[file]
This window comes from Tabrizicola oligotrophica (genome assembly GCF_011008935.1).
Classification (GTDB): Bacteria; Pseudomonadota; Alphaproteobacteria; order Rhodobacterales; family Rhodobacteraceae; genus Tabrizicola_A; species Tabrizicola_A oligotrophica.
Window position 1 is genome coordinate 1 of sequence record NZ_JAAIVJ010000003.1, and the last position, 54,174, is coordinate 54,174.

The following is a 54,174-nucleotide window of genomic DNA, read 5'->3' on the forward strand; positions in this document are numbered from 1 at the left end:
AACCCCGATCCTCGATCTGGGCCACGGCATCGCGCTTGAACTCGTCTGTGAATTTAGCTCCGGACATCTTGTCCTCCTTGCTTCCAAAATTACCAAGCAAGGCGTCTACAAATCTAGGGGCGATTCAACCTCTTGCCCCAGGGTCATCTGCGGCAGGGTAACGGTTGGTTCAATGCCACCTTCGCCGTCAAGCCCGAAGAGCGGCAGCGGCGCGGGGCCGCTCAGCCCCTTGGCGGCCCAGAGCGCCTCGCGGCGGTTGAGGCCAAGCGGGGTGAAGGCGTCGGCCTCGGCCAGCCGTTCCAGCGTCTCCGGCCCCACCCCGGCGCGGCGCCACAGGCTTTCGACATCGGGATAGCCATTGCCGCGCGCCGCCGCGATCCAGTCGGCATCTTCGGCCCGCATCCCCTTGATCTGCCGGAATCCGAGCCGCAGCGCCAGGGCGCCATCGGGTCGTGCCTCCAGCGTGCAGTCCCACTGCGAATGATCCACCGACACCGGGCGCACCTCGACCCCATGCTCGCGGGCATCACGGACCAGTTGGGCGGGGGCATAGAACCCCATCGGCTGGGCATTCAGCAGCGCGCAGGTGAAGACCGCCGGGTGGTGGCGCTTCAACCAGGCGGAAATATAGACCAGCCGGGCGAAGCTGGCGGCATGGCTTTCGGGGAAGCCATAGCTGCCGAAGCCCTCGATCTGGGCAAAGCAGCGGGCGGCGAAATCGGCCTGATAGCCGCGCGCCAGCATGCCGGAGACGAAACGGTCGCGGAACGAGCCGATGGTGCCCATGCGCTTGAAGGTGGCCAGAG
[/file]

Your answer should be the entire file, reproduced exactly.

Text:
This window comes from Tabrizicola oligotrophica (genome assembly GCF_011008935.1).
Classification (GTDB): Bacteria; Pseudomonadota; Alphaproteobacteria; order Rhodobacterales; family Rhodobacteraceae; genus Tabrizicola_A; species Tabrizicola_A oligotrophica.
Window position 1 is genome coordinate 1 of sequence record NZ_JAAIVJ010000003.1, and the last position, 54,174, is coordinate 54,174.

The following is a 54,174-nucleotide window of genomic DNA, read 5'->3' on the forward strand; positions in this document are numbered from 1 at the left end:
AACCCCGATCCTCGATCTGGGCCACGGCATCGCGCTTGAACTCGTCTGTGAATTTAGCTCCGGACATCTTGTCCTCCTTGCTTCCAAAATTACCAAGCAAGGCGTCTACAAATCTAGGGGCGATTCAACCTCTTGCCCCAGGGTCATCTGCGGCAGGGTAACGGTTGGTTCAATGCCACCTTCGCCGTCAAGCCCGAAGAGCGGCAGCGGCGCGGGGCCGCTCAGCCCCTTGGCGGCCCAGAGCGCCTCGCGGCGGTTGAGGCCAAGCGGGGTGAAGGCGTCGGCCTCGGCCAGCCGTTCCAGCGTCTCCGGCCCCACCCCGGCGCGGCGCCACAGGCTTTCGACATCGGGATAGCCATTGCCGCGCGCCGCCGCGATCCAGTCGGCATCTTCGGCCCGCATCCCCTTGATCTGCCGGAATCCGAGCCGCAGCGCCAGGGCGCCATCGGGTCGTGCCTCCAGCGTGCAGTCCCACTGCGAATGATCCACCGACACCGGGCGCACCTCGACCCCATGCTCGCGGGCATCACGGACCAGTTGGGCGGGGGCATAGAACCCCATCGGCTGGGCATTCAGCAGCGCGCAGGTGAAGACCGCCGGGTGGTGGCGCTTCAACCAGGCGGAAATATAGACCAGCCGGGCGAAGCTGGCGGCATGGCTTTCGGGGAAGCCATAGCTGCCGAAGCCCTCGATCTGGGCAAAGCAGCGGGCGGCGAAATCGGCCTGATAGCCGCGCGCCAGCATGCCGGAGACGAAACGGTCGCGGAACGAGCCGATGGTGCCCATGCGCTTGAAGGTGGCCAGAG